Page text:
Passenger-Carrying EHang 184 Drone Unveiled At CES

The EHang 184 autonomous aerial vehicle is unveiled at CES in Las Vegas on Jan. 6. The drone is large enough to fit a human passenger. John Locher / AP

Imagine dressing for work, grabbing your lunch, and then hopping in a drone for your commute.

That is what Chinese company EHang imagines life could be like with its man-sized drone — although the company is light so far on evidence that it can actually pull it off.

The EHang 184 was unveiled Wednesday at the Consumer Electronics Conference in Las Vegas. Weighing in at 441 pounds, the drone can supposedly carry a 220-pound person for 23 minutes, which would take them about 10 miles.

There is no need to manually pilot the drone. The passenger would simply enter a location in an app and let the EHang 184 do the rest.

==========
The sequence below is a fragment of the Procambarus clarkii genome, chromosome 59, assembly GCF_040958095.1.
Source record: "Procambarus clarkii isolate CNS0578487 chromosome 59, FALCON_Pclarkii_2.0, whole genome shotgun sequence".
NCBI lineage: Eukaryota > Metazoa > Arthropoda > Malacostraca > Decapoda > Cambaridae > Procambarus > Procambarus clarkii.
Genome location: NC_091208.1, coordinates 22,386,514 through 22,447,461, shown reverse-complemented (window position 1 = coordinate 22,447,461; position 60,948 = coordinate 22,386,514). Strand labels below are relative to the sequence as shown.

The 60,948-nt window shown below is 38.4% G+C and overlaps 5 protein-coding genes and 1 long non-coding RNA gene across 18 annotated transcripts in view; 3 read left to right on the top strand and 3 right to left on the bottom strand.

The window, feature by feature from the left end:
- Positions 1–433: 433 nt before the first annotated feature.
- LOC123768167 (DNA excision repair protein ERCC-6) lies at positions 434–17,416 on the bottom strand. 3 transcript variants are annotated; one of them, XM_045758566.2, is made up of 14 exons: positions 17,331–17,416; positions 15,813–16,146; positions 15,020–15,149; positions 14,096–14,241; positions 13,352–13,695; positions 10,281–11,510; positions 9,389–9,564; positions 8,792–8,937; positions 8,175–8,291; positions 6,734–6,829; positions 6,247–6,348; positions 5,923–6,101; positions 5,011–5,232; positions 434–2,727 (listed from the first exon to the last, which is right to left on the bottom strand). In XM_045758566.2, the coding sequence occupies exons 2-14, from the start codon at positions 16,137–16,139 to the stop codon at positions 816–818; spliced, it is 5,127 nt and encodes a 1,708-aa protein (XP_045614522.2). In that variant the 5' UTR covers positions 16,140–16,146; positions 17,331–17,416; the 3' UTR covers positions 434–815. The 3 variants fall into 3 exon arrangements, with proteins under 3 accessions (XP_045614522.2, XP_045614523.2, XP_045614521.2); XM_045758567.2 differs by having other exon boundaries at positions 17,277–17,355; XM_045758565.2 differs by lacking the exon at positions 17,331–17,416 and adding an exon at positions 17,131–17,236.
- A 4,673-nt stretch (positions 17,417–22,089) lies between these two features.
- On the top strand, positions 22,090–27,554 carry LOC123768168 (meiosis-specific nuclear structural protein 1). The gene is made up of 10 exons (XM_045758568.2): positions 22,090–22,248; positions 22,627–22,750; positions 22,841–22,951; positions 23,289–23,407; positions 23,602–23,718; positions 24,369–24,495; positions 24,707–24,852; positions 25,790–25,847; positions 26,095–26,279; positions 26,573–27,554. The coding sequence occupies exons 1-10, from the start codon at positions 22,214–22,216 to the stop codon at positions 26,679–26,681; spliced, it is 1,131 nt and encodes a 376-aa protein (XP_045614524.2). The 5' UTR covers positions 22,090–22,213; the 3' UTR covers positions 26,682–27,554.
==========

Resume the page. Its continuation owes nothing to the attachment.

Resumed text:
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Powered by electricity, the EHang 184 flies with the help of four arms mounted with eight propellers. Sound fun? Too bad. They're not for sale yet, and they're certainly not cleared to fly by the U.S. Federal Aviation Administration.

The "low altitude autonomous aerial vehicle," as EHang calls it, is built to detect obstacles. Theoretically, it could take a passenger wherever he or she wanted to go, and then land vertically to drop them off, but right now flight paths for planes and helicopters are pretty strict and it's not clear how a manned drone would fit in with them.

With no footage of a human actually flying around inside of the EHang 184, it seems like the dream of taking a drone to work isn't going to be realized anytime soon. It sure looks cool, though.